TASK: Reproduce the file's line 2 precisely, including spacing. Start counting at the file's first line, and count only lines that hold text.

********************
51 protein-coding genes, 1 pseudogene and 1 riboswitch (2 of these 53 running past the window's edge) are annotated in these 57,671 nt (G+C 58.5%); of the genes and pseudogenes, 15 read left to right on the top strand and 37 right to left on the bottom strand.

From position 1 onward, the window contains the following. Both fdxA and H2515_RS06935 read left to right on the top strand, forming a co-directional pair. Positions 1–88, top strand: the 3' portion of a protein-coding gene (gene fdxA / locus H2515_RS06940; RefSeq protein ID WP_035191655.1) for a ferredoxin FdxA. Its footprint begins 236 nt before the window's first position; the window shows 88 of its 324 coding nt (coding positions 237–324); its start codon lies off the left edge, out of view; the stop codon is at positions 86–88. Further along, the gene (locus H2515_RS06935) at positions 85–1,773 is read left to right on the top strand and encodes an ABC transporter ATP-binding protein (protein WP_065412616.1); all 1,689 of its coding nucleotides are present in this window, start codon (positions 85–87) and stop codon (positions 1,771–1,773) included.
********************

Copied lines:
From position 1 onward, the window contains the following. Both fdxA and H2515_RS06935 read left to right on the top strand, forming a co-directional pair. Positions 1–88, top strand: the 3' portion of a protein-coding gene (gene fdxA / locus H2515_RS06940; RefSeq protein ID WP_035191655.1) for a ferredoxin FdxA. Its footprint begins 236 nt before the window's first position; the window shows 88 of its 324 coding nt (coding positions 237–324); its start codon lies off the left edge, out of view; the stop codon is at positions 86–88. Further along, the gene (locus H2515_RS06935) at positions 85–1,773 is read left to right on the top strand and encodes an ABC transporter ATP-binding protein (protein WP_065412616.1); all 1,689 of its coding nucleotides are present in this window, start codon (positions 85–87) and stop codon (positions 1,771–1,773) included.